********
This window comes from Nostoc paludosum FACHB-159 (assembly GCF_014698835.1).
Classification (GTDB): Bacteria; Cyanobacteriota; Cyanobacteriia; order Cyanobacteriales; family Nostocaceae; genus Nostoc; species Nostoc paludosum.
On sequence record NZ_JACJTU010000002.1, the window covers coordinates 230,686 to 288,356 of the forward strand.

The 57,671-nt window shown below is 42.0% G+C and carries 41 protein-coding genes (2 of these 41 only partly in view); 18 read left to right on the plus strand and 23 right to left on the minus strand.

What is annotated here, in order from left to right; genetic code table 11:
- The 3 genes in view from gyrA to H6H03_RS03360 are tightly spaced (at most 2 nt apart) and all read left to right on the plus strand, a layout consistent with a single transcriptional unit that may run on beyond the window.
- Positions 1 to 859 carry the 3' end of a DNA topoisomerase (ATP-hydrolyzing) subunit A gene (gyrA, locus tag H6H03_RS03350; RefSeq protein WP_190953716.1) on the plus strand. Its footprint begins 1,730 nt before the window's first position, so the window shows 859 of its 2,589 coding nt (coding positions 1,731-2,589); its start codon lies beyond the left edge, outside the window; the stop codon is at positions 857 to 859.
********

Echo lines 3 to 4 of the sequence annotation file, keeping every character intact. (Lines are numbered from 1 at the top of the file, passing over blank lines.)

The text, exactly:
On sequence record NZ_JACJTU010000002.1, the window covers coordinates 230,686 to 288,356 of the forward strand.

The 57,671-nt window shown below is 42.0% G+C and carries 41 protein-coding genes (2 of these 41 only partly in view); 18 read left to right on the plus strand and 23 right to left on the minus strand.